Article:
Concrete is by far the most widely used construction material because of its low cost, availability of raw materials, strength, durability and, most importantly, versatility. Worldwide, more than a ton of concrete is produced every year for each person on the planet, or roughly 2.5 tons per person in North America alone.
The key to concrete’s success has been its versatility; however, continued success will be dictated on another important attribute: sustainability.
The use of SCMs can help contribute significantly to both.
Background on SCMs
The use of SCMs dates back to the ancient Greeks who incorporated volcanic ash with hydraulic lime to create a cementitious mortar. The Greeks passed this knowledge on to the Romans who would go on to construct such engineering marvels as the Roman aqueducts and Coliseum, which still stand today. Early SCMs consisted of natural, readily available materials such as volcanic ash or diatomaceous earth.
More recently, strict air-pollution controls and regulations have produced an abundance of industrial byproducts that can be used as SCMs. Industries are continually looking for innovative ways to use and dispose of industrial byproducts such as fly ash, silica fume and blast furnace slag. The use of such byproducts in concrete construction not only prevents them from being land-filled but also enhances the properties of concrete in the fresh and hydrated states.
Why designers love precast concrete with SCMs
When designers choose materials for a project, they often look to integrate the three R’s: reduce, reuse and recycle. Precast concrete is an excellent choice to achieve all three goals. The use of SCMs in manufacturing concrete can contribute to the first two R’s:
Reduce. Reduce in this context means minimizing waste through reduction of resource use (virgin, reused and recycled) and energy during construction. The use of blended cement or the replacement of portland cement with industrial byproducts such as SCMs reduces the amount of clinker required per cubic yard of concrete, and thus reduces the amount of energy needed and resultant CO2 emissions.
Reuse. Reuse in this context means using again in basically the same form for the same purpose or for a new purpose. When industrial byproducts are used as SCMs or cement replacement, they not only provide a sustainable option through reuse, but also improve concrete properties while reducing cost.
SCMs also have many beneficial effects on concrete, such as lowering permeability, increasing workability and sulfate resistance. The most common cementitious mineral admixtures are silica fume, fly ash and slag cement.
Fly ash. Fly ash is by far the most widely used SCM in the manufactured concrete products industry because of its low cost (about half that of cement), availability and property-enhancing characteristics. Fly ash is a byproduct of the combustion of ground coal for use in electric power plants. It is a fine residue of mineral impurities that melt and recrystallize within the air stream moving through the combustion boiler. The material is then collected from exhaust gases using electrostatic precipitators or bag house filters. According to the American Coal Ash Association, roughly 9.8 million tons of fly ash were used in the production of concrete in the United States during 2010.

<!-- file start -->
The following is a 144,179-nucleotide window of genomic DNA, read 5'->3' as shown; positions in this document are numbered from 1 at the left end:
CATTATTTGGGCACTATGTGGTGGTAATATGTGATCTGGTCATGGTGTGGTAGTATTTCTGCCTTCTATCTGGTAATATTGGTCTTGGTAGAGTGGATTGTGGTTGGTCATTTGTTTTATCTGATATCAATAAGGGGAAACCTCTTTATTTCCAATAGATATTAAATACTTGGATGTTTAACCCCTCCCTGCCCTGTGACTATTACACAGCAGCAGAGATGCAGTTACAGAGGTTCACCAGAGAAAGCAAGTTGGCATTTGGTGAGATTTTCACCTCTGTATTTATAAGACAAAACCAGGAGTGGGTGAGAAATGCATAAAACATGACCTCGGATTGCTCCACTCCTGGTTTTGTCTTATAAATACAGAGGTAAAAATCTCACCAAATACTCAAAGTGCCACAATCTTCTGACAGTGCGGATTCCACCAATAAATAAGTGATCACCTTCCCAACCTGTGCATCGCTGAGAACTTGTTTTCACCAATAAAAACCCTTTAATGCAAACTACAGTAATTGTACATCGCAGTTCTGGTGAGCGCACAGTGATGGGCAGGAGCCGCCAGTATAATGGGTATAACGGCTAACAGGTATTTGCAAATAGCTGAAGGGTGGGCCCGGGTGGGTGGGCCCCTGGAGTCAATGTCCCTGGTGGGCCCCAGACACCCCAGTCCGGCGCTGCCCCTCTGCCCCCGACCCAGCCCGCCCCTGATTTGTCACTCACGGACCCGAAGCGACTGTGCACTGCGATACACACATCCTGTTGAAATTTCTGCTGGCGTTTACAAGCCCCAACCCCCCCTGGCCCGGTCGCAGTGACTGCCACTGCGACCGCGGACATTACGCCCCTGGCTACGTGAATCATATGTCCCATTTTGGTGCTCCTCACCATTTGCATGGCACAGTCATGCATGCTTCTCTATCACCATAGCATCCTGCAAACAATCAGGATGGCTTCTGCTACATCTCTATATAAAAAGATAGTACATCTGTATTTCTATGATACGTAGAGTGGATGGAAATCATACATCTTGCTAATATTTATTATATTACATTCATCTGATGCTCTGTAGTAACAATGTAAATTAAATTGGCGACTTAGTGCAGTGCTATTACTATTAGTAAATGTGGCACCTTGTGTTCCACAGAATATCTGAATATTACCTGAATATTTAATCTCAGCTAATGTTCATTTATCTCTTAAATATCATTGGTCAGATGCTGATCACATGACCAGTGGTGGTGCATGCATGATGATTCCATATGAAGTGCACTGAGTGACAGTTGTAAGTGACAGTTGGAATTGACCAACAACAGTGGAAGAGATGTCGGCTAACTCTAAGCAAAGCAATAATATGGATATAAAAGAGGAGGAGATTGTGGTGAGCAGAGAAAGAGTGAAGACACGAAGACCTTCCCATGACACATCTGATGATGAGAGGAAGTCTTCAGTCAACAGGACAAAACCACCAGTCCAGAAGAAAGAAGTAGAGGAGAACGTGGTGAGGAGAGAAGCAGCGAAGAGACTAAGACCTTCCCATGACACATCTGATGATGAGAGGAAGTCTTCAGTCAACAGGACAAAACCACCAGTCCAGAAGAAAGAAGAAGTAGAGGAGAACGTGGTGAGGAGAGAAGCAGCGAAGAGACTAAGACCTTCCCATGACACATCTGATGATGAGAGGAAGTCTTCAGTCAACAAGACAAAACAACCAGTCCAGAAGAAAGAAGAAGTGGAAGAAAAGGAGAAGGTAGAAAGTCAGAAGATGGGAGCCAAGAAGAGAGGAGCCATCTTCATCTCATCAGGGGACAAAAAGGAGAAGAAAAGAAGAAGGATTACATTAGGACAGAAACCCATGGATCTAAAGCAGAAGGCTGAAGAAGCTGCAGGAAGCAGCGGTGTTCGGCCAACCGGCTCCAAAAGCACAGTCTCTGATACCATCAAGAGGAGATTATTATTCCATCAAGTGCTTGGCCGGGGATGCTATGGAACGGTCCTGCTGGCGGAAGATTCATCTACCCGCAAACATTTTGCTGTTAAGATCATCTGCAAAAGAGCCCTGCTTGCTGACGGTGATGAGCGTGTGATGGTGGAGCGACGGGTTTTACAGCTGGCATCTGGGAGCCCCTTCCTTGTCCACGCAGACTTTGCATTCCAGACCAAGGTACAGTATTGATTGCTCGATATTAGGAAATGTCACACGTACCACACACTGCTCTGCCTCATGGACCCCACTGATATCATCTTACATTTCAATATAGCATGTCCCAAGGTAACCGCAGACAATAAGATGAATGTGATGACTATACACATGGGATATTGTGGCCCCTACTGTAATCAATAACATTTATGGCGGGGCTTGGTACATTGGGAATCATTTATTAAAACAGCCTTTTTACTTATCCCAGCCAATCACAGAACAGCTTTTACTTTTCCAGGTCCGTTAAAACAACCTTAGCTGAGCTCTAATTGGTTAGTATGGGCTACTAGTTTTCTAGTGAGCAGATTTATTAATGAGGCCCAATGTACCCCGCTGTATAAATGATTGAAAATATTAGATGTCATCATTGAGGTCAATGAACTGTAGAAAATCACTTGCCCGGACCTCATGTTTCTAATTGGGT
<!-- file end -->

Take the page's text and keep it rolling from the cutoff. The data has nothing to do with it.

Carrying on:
Silica fume. Silica fume is an industrial byproduct from the reduction of high-purity quartz during the production of silicon metal or ferrosilicon alloys. Silica fume can be used as an addition to cement, but is usually used as a 5-10% replacement by mass for it. Silica fume is typically more expensive than cement and is considered a property-enhancing material. It is regularly used in high-strength concrete applications or in concrete products that will be subjected to abrasive or corrosive environments such as coastal applications, bridge decks or water conveyance structures.
Slag cement. Slag, also referred to as ground granulated blast furnace slag (GGBFS), is a byproduct of smelting iron ore and is primarily comprised of silica, calcium, aluminum, magnesium and oxygen. It is used as a partial cement replacement in concrete either by blending with cement or batching as a separate ingredient.
Slag has been used in proportions of 25 to 70% (by mass of cementitious material), with ranges of 40 to 50% typically optimum for strength (ACI Committee 233 2003). Slag cement can increase workability and delay set time (depending on slag and cement amounts). Hardened property changes include a reduced rate of strength gain with equal or higher compressive strengths at later ages, a higher modulus of rupture at later ages, a reduction in temperature rise during hydration in mass concrete, lower permeability and improved sulfate resistance.
That’s a sustainable argument in which precast products compare favorably with petroleum-based products such as plastics. It’s a strong start, and the cement industry has a solid plan in place to become more sustainable year after year.
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